If anticonvulsant medication is halted at any time, you run the risk of increasing your dog’s seizures, resulting often in more severe episodes. Always follow your vet’s instructions when using these types of medications.

Treatment for epilepsy is expensive.

The initial diagnosis process may include running a number of neurological tests and you can expect the vet’s bill to be in the region of $1,000.

Once epilepsy is confirmed, ongoing drug treatment, regular checkups with the vet and other unexpected costs all add up.

For many dog owners, the expense of managing an epileptic dog can get too much and they may need to consider euthanizing their epileptic dog.

What can I do when my dog is having a seizure?

I will never forget the day I watched my grandparents’ dog was having a seizure. It was horrible to see her withering on the ground, uncontrollably and not being able to do anything to ease her condition.

My grandparents had been through these episodes before and knew the best thing to do was to leave their dog alone. Normally, seizures don’t last for a long time and your dog is not in pain while it’s happening.

Make sure your dog is safe and in there’s no risk of him hurting himself from knocking objects or falling off from high spots.

Expect him to feel confused and disorientated. Whatever you do, don’t try to hold his tongue! He’s not going to swallow it.

When your dog starts to come out of his seizure, observe him. He should start recovering within 15 to 30 minutes and you can take him outside for some fresh air. While it’s traumatic to watch your dog suffering during a seizure, your role is to stay calm and be with your dog.

If you dog has repeated seizures during a 24-hour period with no signs of recovery, get him to the vet immediately. This is known as status epilepticus and can be dangerous to your dog’s health.

Dogs that get this sick despite medication can mean the owners having to decide when to put down a dog with epilepsy

Do I need to put down my dog with epilepsy?

Living with an epileptic dog can be an emotional experience for you and your family. Knowing that there’s no cure in sight and that your dog’s lifespan will be shortened is difficult to deal with.

Managing the costs and ensuring your dog is getting the correct treatment is another consideration.

If you find yourself asking if you need to euthanize your epileptic dog, have an in-depth discussion with your vet. He or she will be able to take you through the pros and cons of living with a dog suffering from epilepsy.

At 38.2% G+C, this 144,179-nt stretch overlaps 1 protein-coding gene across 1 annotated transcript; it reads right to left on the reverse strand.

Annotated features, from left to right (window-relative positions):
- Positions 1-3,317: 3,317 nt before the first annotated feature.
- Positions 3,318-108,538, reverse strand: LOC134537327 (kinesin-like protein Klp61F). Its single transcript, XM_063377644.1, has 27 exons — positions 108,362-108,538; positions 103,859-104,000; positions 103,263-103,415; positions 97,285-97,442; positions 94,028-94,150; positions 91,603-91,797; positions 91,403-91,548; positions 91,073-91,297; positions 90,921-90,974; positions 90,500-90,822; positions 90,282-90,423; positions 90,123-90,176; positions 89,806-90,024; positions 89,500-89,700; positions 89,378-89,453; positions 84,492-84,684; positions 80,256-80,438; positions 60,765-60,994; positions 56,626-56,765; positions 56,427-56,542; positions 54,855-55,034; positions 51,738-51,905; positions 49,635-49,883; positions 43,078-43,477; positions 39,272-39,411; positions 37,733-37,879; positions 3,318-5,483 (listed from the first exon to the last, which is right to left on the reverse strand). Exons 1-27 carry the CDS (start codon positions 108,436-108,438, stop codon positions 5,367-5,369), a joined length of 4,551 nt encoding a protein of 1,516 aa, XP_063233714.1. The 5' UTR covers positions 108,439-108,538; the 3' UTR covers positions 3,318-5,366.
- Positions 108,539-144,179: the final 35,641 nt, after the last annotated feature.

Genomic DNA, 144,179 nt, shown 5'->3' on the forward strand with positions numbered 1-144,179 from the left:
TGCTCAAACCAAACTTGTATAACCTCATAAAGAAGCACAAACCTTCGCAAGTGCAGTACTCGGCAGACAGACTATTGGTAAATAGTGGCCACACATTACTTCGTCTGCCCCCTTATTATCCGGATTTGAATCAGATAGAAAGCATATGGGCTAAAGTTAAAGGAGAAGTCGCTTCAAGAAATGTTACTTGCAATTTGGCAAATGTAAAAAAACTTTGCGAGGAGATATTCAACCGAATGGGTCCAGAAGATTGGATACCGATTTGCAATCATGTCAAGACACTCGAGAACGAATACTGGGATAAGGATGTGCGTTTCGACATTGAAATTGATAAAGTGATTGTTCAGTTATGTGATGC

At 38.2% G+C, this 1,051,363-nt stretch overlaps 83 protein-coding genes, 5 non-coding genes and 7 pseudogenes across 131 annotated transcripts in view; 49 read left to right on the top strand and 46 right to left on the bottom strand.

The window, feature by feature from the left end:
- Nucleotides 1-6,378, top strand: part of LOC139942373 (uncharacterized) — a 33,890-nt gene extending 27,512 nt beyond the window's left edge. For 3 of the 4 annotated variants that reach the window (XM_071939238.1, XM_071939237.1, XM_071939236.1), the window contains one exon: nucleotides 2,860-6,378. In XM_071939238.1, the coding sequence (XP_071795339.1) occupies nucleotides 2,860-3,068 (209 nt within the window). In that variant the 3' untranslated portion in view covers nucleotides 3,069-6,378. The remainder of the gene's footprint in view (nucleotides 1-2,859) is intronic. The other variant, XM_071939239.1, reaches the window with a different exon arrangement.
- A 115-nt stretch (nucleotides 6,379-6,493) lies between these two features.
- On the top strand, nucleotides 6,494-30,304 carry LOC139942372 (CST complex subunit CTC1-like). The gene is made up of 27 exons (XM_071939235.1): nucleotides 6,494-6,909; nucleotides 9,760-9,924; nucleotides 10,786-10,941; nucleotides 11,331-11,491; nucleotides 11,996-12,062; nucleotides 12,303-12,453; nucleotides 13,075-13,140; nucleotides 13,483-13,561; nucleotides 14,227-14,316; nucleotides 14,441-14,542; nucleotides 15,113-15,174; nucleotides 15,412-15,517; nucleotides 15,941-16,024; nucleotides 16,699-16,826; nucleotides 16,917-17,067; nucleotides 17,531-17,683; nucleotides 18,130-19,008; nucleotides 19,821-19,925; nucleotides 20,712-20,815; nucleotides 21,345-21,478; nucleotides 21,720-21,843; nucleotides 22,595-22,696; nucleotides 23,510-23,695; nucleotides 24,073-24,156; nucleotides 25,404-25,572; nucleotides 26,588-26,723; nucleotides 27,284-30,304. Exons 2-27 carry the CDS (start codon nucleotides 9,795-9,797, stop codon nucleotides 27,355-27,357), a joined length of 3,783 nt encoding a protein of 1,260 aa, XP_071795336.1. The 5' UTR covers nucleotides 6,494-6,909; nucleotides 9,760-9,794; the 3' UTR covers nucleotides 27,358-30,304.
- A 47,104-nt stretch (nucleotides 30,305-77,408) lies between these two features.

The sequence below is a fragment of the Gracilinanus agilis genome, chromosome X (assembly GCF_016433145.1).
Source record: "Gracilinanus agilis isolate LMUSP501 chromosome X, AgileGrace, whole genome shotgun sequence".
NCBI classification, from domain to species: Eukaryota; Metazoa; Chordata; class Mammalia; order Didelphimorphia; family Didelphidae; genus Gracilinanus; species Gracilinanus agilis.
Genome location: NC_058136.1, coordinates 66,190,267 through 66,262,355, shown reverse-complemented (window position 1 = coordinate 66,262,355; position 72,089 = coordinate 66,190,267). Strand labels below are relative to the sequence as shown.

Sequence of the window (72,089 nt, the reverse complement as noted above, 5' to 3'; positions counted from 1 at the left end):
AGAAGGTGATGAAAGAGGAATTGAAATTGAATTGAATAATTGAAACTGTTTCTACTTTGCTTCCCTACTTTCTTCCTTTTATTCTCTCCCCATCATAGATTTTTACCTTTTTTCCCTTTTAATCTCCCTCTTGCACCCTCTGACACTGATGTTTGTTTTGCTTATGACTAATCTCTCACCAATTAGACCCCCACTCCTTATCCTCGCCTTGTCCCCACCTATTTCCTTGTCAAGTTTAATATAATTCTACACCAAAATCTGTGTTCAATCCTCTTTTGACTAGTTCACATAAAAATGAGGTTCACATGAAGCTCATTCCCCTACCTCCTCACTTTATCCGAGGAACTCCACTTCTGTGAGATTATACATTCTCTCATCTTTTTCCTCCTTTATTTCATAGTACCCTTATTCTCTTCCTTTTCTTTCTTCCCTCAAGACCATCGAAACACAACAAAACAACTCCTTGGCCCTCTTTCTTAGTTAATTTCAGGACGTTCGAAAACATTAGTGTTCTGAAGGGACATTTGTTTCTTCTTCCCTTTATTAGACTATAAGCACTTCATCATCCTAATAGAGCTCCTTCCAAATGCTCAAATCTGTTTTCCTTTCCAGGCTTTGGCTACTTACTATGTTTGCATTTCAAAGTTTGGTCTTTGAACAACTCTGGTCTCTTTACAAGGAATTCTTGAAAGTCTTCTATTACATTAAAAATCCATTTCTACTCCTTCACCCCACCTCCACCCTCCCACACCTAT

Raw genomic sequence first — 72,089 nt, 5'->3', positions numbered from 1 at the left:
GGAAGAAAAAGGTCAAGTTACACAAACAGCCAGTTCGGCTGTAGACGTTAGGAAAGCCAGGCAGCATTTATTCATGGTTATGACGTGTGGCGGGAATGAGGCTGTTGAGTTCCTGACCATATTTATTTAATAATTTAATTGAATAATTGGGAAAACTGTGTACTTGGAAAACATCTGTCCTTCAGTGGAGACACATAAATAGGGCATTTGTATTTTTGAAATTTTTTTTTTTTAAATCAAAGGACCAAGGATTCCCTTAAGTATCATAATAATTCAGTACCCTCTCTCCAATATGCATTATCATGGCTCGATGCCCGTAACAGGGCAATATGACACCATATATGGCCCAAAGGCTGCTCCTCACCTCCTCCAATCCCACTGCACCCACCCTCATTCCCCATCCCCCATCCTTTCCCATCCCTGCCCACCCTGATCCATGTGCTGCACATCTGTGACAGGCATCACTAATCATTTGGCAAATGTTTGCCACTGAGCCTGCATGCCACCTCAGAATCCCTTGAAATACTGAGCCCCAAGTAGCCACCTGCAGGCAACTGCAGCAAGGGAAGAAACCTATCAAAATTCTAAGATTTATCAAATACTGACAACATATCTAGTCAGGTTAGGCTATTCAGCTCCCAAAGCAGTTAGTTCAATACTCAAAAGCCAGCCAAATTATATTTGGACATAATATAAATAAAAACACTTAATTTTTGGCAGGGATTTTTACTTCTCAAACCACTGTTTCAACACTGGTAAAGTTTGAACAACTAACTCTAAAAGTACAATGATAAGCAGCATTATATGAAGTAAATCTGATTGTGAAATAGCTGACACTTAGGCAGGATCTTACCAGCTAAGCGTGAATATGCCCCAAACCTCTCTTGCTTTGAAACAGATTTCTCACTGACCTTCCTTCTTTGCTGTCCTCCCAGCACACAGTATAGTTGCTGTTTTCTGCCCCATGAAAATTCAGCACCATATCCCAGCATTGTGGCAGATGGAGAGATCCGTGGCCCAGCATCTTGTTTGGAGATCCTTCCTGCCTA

How long can dogs with epilepsy live?

Dogs with epilepsy might live to just 8 years of age. The Vetinary Health Center at the University of Missouri say:

“Approximately 40 to 60 percent of dogs with epilepsy have one or more episodes of cluster seizures or status epilepsy, and a mean lifespan of only 8 years, compared to 11 years for those with epilepsy without episodes status epilepsy.” (view source)

Approximately 40-60 percent of dogs with epilepsy have one or more episodes of cluster seizures or status epilepsy, and a mean lifespan of only 8 years, compared to 11 years for those with epilepsy without episodes status epilepsy.

Most dogs with canine epilepsy are able to live a comfortable life with the correct medications. While the side effects of these drugs can be unpleasant, they can be managed.

This includes giving your dog the right diet and giving him plenty of exercise.

If you feel you can help your dog by giving him the correct treatment, taking him for ongoing checkups with your vet and your dog shows no adverse signs of living with epilepsy, then you don’t have to put him down.

Conclusion

I remember visiting my grandparents one holiday and their Labrador Retriever was having funny turns. It wasn’t easy watching her suffer and as a kid, I didn’t really understand what was happening.

I do know my grandparents felt sad and they finally had to make the decision to put their special dog down.

The moment will stay with me forever, so I do hope you make the best decision on putting down your dog with epilepsy based on their quality of life.

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Image in header via https://unsplash.com/photos/TsdvnKWHm2A

Marc Aaron

I write about the things I've learned about owning a dog, the adventures we have, and any advice and tips I've picked up along the way.